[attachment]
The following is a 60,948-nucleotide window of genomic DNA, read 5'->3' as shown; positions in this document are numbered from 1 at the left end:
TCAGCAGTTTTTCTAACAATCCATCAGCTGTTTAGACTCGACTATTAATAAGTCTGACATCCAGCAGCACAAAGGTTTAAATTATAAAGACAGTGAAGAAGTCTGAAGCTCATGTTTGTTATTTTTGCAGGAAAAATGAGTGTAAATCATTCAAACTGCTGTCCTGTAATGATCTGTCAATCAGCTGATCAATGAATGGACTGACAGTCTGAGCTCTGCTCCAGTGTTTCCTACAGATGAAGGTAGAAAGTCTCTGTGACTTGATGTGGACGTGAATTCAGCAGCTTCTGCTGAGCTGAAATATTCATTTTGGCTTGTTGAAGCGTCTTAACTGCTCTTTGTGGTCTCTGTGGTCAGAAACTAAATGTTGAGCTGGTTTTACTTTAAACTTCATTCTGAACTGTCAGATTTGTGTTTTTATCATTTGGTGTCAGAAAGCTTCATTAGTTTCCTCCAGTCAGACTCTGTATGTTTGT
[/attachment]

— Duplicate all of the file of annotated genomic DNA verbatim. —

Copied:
The following is a 60,948-nucleotide window of genomic DNA, read 5'->3' as shown; positions in this document are numbered from 1 at the left end:
TCAGCAGTTTTTCTAACAATCCATCAGCTGTTTAGACTCGACTATTAATAAGTCTGACATCCAGCAGCACAAAGGTTTAAATTATAAAGACAGTGAAGAAGTCTGAAGCTCATGTTTGTTATTTTTGCAGGAAAAATGAGTGTAAATCATTCAAACTGCTGTCCTGTAATGATCTGTCAATCAGCTGATCAATGAATGGACTGACAGTCTGAGCTCTGCTCCAGTGTTTCCTACAGATGAAGGTAGAAAGTCTCTGTGACTTGATGTGGACGTGAATTCAGCAGCTTCTGCTGAGCTGAAATATTCATTTTGGCTTGTTGAAGCGTCTTAACTGCTCTTTGTGGTCTCTGTGGTCAGAAACTAAATGTTGAGCTGGTTTTACTTTAAACTTCATTCTGAACTGTCAGATTTGTGTTTTTATCATTTGGTGTCAGAAAGCTTCATTAGTTTCCTCCAGTCAGACTCTGTATGTTTGT